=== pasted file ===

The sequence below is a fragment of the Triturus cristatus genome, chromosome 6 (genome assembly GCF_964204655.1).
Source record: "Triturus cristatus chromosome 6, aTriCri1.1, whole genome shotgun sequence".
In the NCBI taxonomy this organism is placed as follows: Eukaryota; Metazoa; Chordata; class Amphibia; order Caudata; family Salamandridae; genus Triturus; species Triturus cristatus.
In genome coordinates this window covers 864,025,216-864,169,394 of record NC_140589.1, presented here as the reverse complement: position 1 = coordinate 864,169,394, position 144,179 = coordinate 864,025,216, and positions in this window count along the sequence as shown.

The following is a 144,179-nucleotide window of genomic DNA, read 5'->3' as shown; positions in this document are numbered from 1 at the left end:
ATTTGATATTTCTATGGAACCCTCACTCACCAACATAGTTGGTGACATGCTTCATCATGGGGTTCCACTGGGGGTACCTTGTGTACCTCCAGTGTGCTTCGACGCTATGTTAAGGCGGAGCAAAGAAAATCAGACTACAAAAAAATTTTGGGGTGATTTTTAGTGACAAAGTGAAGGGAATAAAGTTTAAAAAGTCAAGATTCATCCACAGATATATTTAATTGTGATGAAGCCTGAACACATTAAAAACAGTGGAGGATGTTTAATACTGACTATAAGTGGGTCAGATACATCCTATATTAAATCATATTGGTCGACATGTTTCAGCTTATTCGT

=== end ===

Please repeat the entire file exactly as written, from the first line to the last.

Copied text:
The sequence below is a fragment of the Triturus cristatus genome, chromosome 6 (genome assembly GCF_964204655.1).
Source record: "Triturus cristatus chromosome 6, aTriCri1.1, whole genome shotgun sequence".
In the NCBI taxonomy this organism is placed as follows: Eukaryota; Metazoa; Chordata; class Amphibia; order Caudata; family Salamandridae; genus Triturus; species Triturus cristatus.
In genome coordinates this window covers 864,025,216-864,169,394 of record NC_140589.1, presented here as the reverse complement: position 1 = coordinate 864,169,394, position 144,179 = coordinate 864,025,216, and positions in this window count along the sequence as shown.

The following is a 144,179-nucleotide window of genomic DNA, read 5'->3' as shown; positions in this document are numbered from 1 at the left end:
ATTTGATATTTCTATGGAACCCTCACTCACCAACATAGTTGGTGACATGCTTCATCATGGGGTTCCACTGGGGGTACCTTGTGTACCTCCAGTGTGCTTCGACGCTATGTTAAGGCGGAGCAAAGAAAATCAGACTACAAAAAAATTTTGGGGTGATTTTTAGTGACAAAGTGAAGGGAATAAAGTTTAAAAAGTCAAGATTCATCCACAGATATATTTAATTGTGATGAAGCCTGAACACATTAAAAACAGTGGAGGATGTTTAATACTGACTATAAGTGGGTCAGATACATCCTATATTAAATCATATTGGTCGACATGTTTCAGCTTATTCGT